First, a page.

Collision expert questioned in Hwy. 17 crash trial

Defence lawyers representing Christy Natsis in her impaired driving causing death case are questioning the impartiality of an OPP collision investigator who wrote a report that found her at fault in the crash.
Defence lawyers in trial of Christy Natsis say OPP traffic investigator is not an impartial expert in the case. 1:58

A defence lawyer representing Christy Natsis in her impaired driving case is questioning the impartiality of an OPP collision investigator who wrote a report that found her at fault in the crash.

The crash on Highway 17 between two SUVs left one man dead. (Supplied photo)

In court on Thursday, Crown lawyers wanted to introduce collision investigator Shawn Kelly as an expert witness capable of deconstructing what happened on the night of March 31, 2011.

That night, Natsis's Ford Expedition struck a truck head-on on Highway 17, killing the driver of the truck, 50-year-old Bryan Casey of Ottawa.

Court adjourned Thursday before Ontario Court Justice Neil Kozloff could rule on whether to allow Kelly's testimony as an impartial expert.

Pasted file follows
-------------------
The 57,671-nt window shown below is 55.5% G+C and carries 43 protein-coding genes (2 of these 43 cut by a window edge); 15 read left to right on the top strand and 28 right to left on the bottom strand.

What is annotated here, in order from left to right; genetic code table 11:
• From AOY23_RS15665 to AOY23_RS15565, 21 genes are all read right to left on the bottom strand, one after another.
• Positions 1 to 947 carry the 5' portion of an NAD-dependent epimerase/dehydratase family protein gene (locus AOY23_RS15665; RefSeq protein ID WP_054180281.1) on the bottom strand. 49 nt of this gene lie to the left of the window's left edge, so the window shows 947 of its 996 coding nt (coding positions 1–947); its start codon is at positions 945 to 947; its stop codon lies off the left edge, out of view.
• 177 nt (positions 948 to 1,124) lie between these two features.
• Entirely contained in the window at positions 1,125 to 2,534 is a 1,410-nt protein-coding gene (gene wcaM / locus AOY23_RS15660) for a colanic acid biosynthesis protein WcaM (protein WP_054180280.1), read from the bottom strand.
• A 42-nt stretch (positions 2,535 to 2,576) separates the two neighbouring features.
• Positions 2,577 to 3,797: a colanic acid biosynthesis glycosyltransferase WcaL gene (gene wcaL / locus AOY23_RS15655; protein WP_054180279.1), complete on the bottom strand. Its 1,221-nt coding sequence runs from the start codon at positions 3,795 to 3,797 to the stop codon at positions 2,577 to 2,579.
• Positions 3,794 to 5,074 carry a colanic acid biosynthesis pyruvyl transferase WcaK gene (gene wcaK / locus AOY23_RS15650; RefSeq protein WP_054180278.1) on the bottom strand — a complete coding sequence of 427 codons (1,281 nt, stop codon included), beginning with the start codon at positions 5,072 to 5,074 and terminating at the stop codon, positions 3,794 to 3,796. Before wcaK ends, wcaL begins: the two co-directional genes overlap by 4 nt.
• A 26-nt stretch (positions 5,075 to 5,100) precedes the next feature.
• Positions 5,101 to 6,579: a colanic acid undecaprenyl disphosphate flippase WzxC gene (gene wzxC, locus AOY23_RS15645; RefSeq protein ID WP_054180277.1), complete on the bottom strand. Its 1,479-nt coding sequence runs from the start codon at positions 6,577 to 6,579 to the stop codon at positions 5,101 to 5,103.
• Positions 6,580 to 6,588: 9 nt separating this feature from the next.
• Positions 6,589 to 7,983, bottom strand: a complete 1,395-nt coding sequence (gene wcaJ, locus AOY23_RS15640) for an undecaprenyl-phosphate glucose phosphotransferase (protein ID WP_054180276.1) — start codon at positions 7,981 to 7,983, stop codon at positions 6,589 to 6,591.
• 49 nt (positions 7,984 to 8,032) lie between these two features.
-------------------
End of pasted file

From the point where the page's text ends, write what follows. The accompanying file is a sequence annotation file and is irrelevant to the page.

Investigator had made up mind about blame, defence lawyer claims

Defence lawyer Michael Edelson questioned whether Kelly should be considered an impartial witness and he suggested the OPP investigator decided Natsis was to blame when he wrote his report.

"Have you ever heard of the expression, 'tunnel vision,' in the legal context?" Edelson asked Kelly at one point while the investigator was on the witness stand.

Kelly denied the insinuation his impartiality was compromised in writing the report, which found Natsis at fault in the crash.

Edelson also questioned Kelly about his communication with the investigating officer. He said, for an impartial observer, Kelly had "injected [himself] into areas of the investigation not relevant to the crash."

Judge yet to rule on breathalyzer evidence

Natsis was impaired at the time of the collision, according to the testimony of Crown witnesses. But Kozloff has yet to rule on the admissibility of the breathalyzer evidence.

Kozloff must also rule on whether Natsis's Charter rights were breached during her arrest.

The court also heard the victim, Bryan Casey, had a blood alcohol level close to 1.5 times the legal limit.

On Wednesday, the court heard from an automotive engineer who said data from a control module in Natsis's vehicle showed she did not use the brake in the seconds leading up to the collision.

Natsis is charged with impaired driving causing death, dangerous driving causing death and exceeding the legal blood-alcohol limit. She has pleaded not guilty to the charges.